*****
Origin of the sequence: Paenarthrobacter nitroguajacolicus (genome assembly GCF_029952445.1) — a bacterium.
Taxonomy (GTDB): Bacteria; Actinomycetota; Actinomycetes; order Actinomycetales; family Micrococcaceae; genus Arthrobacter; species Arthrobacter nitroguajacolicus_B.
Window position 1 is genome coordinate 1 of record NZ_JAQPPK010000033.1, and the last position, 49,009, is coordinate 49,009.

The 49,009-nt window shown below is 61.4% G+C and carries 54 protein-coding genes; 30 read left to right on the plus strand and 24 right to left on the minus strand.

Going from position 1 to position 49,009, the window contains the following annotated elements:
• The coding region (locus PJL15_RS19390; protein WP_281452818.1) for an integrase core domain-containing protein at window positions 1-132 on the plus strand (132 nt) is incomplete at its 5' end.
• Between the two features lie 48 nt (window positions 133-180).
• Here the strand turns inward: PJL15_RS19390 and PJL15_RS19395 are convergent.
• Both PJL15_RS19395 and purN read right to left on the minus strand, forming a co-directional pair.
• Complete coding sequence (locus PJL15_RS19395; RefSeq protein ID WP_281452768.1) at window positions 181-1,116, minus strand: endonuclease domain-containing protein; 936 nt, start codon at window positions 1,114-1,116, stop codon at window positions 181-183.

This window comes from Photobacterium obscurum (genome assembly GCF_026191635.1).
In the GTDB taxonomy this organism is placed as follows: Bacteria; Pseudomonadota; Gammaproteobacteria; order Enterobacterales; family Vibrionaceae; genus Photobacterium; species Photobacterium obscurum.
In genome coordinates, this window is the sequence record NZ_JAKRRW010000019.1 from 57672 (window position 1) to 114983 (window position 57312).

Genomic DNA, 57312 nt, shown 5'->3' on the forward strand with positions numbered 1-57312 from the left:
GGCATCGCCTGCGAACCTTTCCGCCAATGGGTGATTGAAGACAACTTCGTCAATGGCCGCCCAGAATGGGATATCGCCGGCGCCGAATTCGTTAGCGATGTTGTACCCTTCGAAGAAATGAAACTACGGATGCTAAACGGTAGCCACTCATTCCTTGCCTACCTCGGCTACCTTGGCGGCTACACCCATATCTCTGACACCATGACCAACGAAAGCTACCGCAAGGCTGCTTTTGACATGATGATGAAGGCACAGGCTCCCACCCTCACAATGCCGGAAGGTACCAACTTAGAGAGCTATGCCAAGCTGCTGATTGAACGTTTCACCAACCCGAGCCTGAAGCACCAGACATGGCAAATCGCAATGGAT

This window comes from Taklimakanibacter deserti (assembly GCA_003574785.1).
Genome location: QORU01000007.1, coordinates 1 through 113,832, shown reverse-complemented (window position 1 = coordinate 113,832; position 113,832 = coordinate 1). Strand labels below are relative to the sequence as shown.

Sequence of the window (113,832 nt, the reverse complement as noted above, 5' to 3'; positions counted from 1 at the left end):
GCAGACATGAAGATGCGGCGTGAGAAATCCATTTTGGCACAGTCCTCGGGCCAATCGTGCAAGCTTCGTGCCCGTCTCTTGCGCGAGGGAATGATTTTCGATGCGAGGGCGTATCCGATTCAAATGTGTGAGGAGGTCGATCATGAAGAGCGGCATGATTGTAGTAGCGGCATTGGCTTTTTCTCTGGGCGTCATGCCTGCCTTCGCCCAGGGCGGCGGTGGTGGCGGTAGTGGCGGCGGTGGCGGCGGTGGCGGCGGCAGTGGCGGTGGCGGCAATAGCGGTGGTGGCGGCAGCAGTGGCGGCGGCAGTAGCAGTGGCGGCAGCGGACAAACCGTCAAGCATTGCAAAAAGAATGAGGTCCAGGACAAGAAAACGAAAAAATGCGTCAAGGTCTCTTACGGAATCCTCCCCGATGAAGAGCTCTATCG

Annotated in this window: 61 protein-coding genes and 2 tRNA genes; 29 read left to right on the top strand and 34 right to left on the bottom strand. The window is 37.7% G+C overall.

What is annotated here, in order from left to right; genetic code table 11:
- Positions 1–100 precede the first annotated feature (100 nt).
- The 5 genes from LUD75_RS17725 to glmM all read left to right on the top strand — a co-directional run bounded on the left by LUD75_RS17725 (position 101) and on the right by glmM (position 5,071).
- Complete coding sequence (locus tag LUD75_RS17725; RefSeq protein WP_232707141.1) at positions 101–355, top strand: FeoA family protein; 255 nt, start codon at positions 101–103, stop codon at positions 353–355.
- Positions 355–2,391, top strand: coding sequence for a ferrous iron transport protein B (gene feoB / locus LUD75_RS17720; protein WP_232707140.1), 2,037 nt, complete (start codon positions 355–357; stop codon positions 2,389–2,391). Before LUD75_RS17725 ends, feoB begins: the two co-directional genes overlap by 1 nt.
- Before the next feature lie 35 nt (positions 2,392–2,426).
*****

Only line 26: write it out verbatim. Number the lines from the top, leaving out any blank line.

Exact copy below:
- Before the next feature lie 35 nt (positions 2,392–2,426).